The online bidder who bought the Rolex Submariner watch, pictured above, in an auction at David Lay on March 4 got even more than they were expecting.
Not only did they purchase a highly desirable vintage timepiece made in the late 1980s, it also came with a good history, having been bought at Brookes Jewellers in Llandudno and owned by the same person ever since.
Furthermore, it had an official chronometer certificate, a green wallet with two instruction booklets and its original boxes.
However, all of that was included in the lot description so what was the buyer’s unexpected bonus? The answer is an impressive estimated saving of 0.8 tonnes of carbon emissions compared with buying a new watch.
That data comes from a new report on second-hand purchasing just published by Auction Technology Group (owner of Antiques Trade Gazette). The first formal assessment in more than 10 years to quantify the environmental benefits of buying antique, vintage and second-hand items, the report’s findings provide new insight for buyers and sellers alike.
And there has never been a better time to promote and appreciate the merits of sustainable purchasing. With so many people concerned about climate change and over-use of the planet’s resources, buying secondhand goods represents a simple and effective way for both individuals and businesses to be able to take direct action in their every-day activities.
It is also an effective one. The annual carbon footprint of a person in the UK is 13 tonnes (which includes all their consumption and travel1), so saving almost a tonne in one purchase by buying a second-hand watch is a significant contribution to reducing personal carbon emissions.
The Auction Technology Group research, conducted by independent firm Small World Consulting founded by Mike Berners-Lee (see page opposite), has found notable carbon emissions savings for other secondhand purchases often seen at auctions including gemstone rings (0.42 tonnes) and furniture such as sofas (0.56 tonnes), dining tables (0.46 tonnes) and chests of drawers (0.32 tonnes).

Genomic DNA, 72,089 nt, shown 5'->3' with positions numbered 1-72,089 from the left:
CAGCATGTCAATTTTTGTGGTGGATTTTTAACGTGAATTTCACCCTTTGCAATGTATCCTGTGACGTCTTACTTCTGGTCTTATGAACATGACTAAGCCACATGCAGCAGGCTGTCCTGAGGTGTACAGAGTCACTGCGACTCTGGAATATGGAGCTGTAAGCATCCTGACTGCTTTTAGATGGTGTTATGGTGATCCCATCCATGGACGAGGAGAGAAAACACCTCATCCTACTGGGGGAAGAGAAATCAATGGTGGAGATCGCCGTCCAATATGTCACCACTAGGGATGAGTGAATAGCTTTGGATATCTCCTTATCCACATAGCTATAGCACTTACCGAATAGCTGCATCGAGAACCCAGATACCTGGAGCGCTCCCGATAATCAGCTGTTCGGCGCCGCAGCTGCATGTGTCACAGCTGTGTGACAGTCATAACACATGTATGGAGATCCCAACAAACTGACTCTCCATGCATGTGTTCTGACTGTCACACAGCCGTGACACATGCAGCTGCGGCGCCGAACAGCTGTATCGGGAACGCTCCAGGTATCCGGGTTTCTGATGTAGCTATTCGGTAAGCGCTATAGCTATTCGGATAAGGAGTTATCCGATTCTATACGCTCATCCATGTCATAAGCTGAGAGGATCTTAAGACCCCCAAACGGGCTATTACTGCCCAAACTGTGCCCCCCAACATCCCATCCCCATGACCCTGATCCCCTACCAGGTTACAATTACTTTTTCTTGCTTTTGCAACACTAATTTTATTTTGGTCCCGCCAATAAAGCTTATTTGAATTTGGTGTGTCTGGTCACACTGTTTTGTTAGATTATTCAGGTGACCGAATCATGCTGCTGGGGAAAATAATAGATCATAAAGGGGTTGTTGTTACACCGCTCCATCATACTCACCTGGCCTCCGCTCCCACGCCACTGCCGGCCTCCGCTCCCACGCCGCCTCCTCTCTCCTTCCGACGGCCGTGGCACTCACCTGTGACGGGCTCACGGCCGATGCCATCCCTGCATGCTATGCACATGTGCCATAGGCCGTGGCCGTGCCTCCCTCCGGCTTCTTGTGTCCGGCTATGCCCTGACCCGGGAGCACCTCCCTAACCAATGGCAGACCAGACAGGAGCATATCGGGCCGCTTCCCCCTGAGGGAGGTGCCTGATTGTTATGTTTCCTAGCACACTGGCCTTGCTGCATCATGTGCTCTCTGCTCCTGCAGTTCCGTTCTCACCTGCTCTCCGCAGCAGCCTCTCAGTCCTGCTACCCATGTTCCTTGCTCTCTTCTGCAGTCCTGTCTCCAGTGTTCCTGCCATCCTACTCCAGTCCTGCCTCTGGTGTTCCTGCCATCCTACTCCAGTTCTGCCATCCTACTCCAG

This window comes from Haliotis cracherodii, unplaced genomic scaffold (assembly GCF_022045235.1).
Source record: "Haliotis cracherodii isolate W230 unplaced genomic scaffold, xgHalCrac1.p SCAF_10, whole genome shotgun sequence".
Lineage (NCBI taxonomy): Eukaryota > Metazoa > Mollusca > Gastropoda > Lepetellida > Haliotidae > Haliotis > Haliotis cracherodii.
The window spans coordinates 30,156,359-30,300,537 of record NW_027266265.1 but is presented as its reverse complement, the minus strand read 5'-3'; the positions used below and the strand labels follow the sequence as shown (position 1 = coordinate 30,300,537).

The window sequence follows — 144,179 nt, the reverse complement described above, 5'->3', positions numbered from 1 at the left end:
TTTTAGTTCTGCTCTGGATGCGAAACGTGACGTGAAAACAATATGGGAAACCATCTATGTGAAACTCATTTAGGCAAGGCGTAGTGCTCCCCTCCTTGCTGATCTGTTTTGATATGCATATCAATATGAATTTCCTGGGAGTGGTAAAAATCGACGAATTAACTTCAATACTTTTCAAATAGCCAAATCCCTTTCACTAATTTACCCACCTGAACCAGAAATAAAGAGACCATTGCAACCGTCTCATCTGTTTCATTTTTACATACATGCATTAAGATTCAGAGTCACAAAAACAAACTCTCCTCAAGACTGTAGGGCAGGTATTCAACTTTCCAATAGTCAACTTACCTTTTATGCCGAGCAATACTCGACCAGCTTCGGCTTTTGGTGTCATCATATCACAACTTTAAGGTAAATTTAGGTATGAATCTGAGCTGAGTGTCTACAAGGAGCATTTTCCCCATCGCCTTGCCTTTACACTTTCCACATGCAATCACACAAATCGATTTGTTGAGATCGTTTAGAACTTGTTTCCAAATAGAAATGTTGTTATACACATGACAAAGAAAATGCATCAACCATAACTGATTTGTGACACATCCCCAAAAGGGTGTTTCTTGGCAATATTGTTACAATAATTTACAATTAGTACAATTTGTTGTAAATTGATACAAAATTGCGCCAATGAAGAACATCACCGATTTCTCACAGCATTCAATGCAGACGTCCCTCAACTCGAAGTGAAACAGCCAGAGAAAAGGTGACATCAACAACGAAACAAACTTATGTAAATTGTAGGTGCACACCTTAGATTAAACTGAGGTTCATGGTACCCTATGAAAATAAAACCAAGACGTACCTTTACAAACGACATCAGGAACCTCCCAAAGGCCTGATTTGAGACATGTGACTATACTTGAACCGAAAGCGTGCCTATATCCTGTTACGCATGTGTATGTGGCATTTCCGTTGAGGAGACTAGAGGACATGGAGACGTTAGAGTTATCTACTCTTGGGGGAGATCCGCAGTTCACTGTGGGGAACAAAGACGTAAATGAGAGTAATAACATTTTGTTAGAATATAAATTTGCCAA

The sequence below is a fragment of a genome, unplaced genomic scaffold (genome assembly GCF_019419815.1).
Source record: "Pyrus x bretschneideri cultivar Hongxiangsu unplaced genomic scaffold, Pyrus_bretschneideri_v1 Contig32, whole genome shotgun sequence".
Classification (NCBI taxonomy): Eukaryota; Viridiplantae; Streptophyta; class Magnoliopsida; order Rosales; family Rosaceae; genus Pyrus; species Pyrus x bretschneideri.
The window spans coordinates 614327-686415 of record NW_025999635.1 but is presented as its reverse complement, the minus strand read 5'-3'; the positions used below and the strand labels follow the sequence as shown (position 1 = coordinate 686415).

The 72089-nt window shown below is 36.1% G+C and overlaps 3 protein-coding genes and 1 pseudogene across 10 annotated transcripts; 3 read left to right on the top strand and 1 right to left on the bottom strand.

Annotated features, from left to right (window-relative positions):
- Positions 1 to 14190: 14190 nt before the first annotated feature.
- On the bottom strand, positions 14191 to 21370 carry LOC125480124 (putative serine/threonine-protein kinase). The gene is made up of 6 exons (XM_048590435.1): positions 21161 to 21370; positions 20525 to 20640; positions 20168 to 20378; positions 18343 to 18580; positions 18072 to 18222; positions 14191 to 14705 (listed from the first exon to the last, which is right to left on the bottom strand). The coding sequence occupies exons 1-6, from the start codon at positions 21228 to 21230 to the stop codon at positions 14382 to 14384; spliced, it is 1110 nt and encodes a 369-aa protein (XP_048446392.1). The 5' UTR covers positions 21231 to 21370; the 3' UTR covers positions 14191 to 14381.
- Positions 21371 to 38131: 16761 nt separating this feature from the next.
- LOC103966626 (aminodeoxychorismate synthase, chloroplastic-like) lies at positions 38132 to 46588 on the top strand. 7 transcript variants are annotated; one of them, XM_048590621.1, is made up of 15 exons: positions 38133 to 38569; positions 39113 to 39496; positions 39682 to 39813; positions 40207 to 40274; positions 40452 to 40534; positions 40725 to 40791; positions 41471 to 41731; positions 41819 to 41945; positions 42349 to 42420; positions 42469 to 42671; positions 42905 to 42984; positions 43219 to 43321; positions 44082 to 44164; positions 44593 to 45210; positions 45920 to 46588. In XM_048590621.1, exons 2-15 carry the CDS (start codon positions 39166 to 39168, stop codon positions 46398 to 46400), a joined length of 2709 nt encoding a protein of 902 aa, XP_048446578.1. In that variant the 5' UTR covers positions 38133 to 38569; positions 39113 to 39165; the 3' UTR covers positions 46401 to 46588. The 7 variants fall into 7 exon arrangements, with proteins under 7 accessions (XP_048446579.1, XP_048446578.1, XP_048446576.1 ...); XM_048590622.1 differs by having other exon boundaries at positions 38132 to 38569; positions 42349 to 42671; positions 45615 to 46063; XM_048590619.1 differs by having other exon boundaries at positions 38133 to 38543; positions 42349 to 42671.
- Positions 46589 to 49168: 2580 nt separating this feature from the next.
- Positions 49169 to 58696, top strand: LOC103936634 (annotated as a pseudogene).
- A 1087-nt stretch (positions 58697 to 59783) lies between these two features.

This information is particularly welcome at the moment with increasing interest in interiors and design prompted by many people spending more time at home over the past two years and seeking to improve their home furnishings.
Others have moved away from cities (as they no longer need to commute to work) to live in larger countryside premises which they are furnishing with second-hand and period pieces bought at auctions, fairs and dealers’ shops.
As Olivia Lidbury, founder of homes-stories.co.uk, says: “I’ve seen people sharing powerful slogan-type messages on platforms like Instagram, highlighting shocking statistics about how much furniture goes to landfill.
“Antiques are enjoying a huge moment thanks to the cottagecore trend, and people are keen to share their unique finds to all their followers, and that’s as much about creating an interior personal to them as it is about shopping sustainably – which often seems to be a happy by-product.”
Recycle, reuse, reupholster
Furniture can also be reupholstered to prolong its life and fit in with a modern home. And it’s even better when second-hand or leftover textiles can be used for this.
With over a decade working in interiors, Jules Haines, founder of Haines Collection, has seen first-hand the high volume of waste the industry creates so she set up her own business with a mission to reduce waste by selling leftover designer fabrics and accessories.
“I established my firm in 2020 to help counter the staggering 400,000 tonnes of homeware textiles that end up in UK landfill each year,” she says.
“Since then, by salvaging and repurposing waste fabrics and furnishings and making them easily available online, we’ve been able to re-home over 14,000 metres of unwanted textiles. We started with rescuing textiles but now also resell wallpaper, cushions, mirrors and lights.”
Vehicles and machinery
The Auction Technology Group report also looked beyond furniture, watches and jewellery to examine a sample of other second-hand items sold in industrial and commercial auctions on its online marketplaces.
For products such as cars, pick-up trucks, industrial machinery and excavators it is important to consider not just the carbon emissions due to their original manufacture but also the emissions resulting from their use. This avoids any notion of ‘greenwashing’ and creates a fair and realistic outcome, particularly as older vehicles and machines tend to be less efficient than new ones.
The results are shown in the table opposite. Buying any of these items second-hand is still better in terms of overall carbon emissions even after in-use emissions are included (which is one of the stipulations of the UK’s Competition and Markets Authority’s green claims code which it launched last year ahead of COP26 in Glasgow).